Spin 1/2 means that the magnitude of its projection is [math]s = \hbar/2[/math]. Note that 1/2 is only the projection of the spin, the magnitude of the total spin is [math]S=(\sqrt{3}/2) \hbar[/math].

 

Fifth question: I understand there are two types of particles fermions and bosons, but could someone explain some of the intuitive differences in these particles. How can a force carrier be a particle. I think perhaps fermions are more intuitive because they represent the building blocks of what we see everyday constituting hadrons and leptons, but bosons seem a little less intuitive. For instance, how does a gluon transfer color charge? does it pass through quarks carrying the color charge/anticolor charge with it? are photons and W+ W- bosons inside of fermions waiting to be released through particle interactions?

 

Fermions have half-integer spin and verify the Fermi & Dirac statistics. Bosons have integer spin and verify the Bose & Einstein statistics. Fermions cannot occupy a particular quantum state at the same time.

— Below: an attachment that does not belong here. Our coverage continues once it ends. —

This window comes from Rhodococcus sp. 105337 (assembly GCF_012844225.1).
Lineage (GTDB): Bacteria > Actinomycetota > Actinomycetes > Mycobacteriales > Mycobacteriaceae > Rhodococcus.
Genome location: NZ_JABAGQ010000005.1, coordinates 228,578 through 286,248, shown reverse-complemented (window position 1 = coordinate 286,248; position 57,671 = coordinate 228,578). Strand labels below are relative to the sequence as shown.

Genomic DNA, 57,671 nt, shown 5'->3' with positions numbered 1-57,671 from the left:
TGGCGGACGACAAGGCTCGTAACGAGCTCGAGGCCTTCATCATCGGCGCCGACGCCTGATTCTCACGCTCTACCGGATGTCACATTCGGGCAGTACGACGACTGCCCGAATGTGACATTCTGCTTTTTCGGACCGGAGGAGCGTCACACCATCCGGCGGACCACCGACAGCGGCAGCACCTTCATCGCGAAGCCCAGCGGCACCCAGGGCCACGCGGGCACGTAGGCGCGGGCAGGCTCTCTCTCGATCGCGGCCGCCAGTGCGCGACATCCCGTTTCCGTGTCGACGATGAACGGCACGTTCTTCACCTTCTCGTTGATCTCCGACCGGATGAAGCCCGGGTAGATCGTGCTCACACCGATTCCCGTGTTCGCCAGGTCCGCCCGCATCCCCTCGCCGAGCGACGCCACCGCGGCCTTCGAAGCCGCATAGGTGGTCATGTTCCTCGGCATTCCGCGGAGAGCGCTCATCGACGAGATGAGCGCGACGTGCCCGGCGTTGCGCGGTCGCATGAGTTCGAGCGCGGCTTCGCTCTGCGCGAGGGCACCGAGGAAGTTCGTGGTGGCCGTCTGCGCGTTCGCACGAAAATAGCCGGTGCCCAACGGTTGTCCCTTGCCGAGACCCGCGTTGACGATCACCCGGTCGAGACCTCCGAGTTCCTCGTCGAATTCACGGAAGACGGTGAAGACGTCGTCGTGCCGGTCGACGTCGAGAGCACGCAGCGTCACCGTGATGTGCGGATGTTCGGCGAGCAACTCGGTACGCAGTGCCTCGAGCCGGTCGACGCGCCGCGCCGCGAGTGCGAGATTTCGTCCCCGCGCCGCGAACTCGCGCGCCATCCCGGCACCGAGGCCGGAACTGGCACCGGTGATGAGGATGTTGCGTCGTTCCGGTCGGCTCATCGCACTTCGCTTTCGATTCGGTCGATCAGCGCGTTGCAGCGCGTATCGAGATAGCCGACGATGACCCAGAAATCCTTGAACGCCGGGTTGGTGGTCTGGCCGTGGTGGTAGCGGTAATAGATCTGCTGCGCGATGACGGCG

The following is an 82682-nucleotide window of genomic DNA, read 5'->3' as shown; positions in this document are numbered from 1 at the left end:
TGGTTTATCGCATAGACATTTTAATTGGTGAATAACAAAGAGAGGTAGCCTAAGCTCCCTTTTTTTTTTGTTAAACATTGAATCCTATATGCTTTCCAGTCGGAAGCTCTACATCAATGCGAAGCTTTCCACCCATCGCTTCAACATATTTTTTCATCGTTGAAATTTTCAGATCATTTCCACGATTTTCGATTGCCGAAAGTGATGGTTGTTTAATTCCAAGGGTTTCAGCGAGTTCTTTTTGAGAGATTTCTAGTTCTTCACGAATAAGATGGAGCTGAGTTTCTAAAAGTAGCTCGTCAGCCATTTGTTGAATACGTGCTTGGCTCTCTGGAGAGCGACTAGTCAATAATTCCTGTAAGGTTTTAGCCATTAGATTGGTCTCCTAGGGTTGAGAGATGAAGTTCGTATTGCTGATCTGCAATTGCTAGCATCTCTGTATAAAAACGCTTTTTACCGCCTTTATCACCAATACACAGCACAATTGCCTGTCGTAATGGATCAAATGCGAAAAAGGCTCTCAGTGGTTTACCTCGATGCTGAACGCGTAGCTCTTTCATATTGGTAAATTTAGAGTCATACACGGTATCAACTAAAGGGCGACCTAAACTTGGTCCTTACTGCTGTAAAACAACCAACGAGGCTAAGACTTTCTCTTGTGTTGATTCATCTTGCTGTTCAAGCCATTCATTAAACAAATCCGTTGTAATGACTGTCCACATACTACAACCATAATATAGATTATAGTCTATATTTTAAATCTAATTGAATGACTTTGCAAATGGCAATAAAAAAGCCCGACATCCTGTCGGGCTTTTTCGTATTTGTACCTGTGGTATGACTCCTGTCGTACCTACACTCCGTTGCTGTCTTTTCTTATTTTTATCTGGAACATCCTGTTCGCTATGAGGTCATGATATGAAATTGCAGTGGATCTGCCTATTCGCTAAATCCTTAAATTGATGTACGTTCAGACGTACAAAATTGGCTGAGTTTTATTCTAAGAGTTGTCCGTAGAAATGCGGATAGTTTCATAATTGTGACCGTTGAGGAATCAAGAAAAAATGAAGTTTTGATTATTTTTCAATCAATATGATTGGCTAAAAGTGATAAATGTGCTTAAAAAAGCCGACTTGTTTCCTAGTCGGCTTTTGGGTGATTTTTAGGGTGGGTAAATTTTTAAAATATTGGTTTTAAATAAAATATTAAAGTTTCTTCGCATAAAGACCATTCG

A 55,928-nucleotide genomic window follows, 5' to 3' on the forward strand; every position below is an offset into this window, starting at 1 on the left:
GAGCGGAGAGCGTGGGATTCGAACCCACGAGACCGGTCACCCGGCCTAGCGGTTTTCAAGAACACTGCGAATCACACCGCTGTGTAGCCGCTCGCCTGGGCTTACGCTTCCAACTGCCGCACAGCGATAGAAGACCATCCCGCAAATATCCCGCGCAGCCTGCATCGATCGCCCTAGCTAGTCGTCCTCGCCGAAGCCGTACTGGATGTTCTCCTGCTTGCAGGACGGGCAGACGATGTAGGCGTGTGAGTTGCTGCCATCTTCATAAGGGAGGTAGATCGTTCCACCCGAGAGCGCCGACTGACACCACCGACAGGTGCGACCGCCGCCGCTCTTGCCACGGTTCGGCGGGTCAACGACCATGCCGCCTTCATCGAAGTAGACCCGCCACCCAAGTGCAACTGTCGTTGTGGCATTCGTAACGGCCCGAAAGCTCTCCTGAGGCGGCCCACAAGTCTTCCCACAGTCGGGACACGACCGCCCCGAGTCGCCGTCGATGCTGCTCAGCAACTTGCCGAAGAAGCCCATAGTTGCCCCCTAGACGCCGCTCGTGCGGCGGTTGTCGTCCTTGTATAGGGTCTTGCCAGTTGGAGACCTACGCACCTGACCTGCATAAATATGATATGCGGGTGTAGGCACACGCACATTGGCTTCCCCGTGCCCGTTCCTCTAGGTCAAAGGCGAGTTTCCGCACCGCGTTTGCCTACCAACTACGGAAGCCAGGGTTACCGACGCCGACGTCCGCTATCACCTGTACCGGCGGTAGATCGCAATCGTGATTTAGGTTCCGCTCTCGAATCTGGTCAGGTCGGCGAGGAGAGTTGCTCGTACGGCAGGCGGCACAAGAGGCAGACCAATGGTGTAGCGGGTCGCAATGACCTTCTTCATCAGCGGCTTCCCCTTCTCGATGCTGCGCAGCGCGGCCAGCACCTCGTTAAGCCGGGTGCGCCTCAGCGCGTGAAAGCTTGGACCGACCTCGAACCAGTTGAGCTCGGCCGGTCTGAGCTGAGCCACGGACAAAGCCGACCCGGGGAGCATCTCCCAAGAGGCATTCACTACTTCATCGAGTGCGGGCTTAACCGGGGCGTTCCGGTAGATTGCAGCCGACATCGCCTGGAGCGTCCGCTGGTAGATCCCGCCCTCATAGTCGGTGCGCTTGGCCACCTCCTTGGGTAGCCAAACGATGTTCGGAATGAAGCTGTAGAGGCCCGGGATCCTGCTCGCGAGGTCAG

Bosons can be also 'intuitive'. Think on photons. Light is made of photons. You cannot say that bosons are inside fermions as the electron. Electrons and quarks are elementary particles, which means that in the Standard Model they are the ultimate building blocks of nature.

Edited by juanrga
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How is it that electrons don't attract to protons within the nucleus and just annihilate with each other?